Stonecutters Bridge, Launchpad for CDC Turns 10
Ten years ago this month, after six years of construction, Stonecutters Bridge officially opened to traffic.
The bridge, which crosses the Rambler Channel and the entrance to Hong Kong’s container ports, forms part of the Route 8 highway project from Tsing Yi to Shatin. The project is a significant fixture on the Hong Kong landscape and visible from many parts of the harbour. It was designed by Ove Arup and constructed by a joint venture comprising Maeda, Hitachi Zosen, Yokogawa and Hsin Chong.
It was whilst working on the project in 2007 that David Feehan started Contract Dispute Consultants with work continuing, albeit at a much lower level, through to 2015. The project provided significant logistical, technical and contractual challenges to the construction and design teams which culminated in a final architecturally striking structure. The project went on to win numerous awards including the Institution of Structural Engineers’ Supreme Award of the 2010 Structural Awards.
With a main span of 1,018 m (3,340 ft), Stonecutters Bridge is currently the third-longest cable-stayed span in the world, having been surpassed in length by the Sutong Bridge in Shanghai (1,088m) and the Rusky Bridge in Vladivostok (1,104m). At the time, the design was cutting edge and the technical challenges to be managed were significant. These included construction of the main deck — 73m above the entrance to Hong Kong’s main container terminal — in an area exposed to severe typhoon risk; construction of the geometrically complex temporarily prestressed reinforced concrete backspans; fabrication and erection of the 53m wide aerodynamic twin girder deck segments to tight geometrical tolerances; construction and erection of the 295m tall composite towers comprising carbon steel anchor boxes, architecturally-finished stainless steel skins which act as permanent formwork and reinforced concrete; and final stressing of the 690m long stay cable.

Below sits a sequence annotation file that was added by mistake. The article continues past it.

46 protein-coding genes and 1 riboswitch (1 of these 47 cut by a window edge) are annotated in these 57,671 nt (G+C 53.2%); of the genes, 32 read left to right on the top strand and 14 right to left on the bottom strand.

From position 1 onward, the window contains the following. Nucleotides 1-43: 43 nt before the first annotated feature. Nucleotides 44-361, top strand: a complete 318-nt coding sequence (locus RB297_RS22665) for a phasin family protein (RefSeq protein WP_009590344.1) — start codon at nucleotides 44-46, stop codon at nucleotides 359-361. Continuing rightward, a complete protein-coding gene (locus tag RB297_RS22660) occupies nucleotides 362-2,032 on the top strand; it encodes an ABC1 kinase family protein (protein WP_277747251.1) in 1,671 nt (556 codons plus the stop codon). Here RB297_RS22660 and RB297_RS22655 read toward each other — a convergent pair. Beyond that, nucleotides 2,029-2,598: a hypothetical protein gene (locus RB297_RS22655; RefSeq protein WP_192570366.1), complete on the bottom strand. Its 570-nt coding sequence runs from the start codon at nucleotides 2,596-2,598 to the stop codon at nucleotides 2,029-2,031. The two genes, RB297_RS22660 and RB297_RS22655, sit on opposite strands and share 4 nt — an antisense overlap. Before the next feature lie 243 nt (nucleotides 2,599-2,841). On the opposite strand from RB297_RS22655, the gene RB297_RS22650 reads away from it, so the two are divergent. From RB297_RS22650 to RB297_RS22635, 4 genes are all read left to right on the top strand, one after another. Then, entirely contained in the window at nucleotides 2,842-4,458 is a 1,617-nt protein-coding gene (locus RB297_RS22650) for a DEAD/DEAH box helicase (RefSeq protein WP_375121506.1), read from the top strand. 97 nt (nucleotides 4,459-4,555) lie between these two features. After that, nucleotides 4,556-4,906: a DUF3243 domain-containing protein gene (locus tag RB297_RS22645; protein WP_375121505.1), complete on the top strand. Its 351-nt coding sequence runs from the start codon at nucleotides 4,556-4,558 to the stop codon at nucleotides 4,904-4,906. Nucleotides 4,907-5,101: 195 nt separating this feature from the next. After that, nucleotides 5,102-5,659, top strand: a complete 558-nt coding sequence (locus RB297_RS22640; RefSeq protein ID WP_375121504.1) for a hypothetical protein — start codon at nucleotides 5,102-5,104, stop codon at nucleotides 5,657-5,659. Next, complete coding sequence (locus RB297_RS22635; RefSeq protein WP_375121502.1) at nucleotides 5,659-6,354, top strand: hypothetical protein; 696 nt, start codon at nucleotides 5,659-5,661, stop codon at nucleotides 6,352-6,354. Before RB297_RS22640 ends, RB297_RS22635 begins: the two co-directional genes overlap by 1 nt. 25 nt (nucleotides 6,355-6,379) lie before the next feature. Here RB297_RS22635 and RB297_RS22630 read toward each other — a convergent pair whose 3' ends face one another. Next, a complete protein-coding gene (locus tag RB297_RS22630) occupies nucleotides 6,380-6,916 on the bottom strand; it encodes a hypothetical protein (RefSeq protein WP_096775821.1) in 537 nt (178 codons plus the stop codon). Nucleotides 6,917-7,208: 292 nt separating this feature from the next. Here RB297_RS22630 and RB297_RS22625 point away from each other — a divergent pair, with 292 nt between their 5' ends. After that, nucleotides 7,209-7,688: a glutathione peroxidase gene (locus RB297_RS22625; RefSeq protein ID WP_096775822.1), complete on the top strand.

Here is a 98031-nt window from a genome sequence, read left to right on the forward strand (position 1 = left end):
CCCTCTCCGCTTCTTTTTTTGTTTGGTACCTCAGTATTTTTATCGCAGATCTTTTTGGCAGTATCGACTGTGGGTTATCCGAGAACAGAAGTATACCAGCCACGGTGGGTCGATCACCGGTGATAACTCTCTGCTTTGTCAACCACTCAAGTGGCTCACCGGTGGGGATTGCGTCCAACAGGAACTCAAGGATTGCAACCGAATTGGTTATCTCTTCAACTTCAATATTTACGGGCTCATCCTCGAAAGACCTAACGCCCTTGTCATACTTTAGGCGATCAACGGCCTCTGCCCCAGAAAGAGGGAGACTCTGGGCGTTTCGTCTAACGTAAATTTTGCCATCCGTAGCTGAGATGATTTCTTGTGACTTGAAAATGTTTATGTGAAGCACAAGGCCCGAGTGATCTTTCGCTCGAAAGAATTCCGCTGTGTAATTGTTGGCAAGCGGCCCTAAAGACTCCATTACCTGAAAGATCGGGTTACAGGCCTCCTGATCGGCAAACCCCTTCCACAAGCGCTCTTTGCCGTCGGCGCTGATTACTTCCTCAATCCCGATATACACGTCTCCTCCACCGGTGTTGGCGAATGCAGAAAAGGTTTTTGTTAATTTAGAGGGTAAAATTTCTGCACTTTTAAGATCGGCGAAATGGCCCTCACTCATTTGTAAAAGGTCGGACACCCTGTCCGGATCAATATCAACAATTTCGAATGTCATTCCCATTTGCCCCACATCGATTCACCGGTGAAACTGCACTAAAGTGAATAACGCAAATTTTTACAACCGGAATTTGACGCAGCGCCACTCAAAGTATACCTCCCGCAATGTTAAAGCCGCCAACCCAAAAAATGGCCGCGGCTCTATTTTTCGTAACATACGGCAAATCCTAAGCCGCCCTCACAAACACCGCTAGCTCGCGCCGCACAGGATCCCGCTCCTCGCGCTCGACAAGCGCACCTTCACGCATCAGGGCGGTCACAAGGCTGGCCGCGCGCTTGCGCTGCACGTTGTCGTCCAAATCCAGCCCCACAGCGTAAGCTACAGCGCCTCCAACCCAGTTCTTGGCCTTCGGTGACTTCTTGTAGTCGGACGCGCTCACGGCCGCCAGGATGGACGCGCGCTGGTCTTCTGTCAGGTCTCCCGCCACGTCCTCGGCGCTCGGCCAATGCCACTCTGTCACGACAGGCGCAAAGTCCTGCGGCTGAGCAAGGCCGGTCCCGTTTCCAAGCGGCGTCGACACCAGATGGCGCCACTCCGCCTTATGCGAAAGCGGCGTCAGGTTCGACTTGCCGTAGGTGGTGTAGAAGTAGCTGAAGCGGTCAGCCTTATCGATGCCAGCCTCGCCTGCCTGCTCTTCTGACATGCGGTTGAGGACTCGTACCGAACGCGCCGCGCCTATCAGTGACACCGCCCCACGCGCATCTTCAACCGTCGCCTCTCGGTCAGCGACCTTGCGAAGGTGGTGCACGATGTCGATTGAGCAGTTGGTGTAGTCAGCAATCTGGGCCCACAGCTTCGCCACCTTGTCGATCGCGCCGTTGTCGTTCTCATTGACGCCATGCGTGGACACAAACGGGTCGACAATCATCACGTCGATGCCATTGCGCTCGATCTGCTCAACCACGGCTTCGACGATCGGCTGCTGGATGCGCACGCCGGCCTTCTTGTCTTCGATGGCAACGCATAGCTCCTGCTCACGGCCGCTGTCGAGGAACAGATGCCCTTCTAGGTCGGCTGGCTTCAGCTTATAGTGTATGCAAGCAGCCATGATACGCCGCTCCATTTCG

During the construction phase, CDC managed all of the contractual claims functions on the project. These ranged from working with production teams across fabrication and assembly yards in Heibei and Guangdong provinces to identify and understand potential claim issues; responsibility for all main contract correspondence; briefing the joint venture board on claims and dispute issues; as well as planning and advocating in numerous main contract and subcontract negotiations, mediations and arbitrations. Key staff who joined CDC on this project, including Judy Gin, Nga Yan Yu and Simon Wilde, are still with us and now occupy senior positions in the company utilising many of the key lessons learned on the project.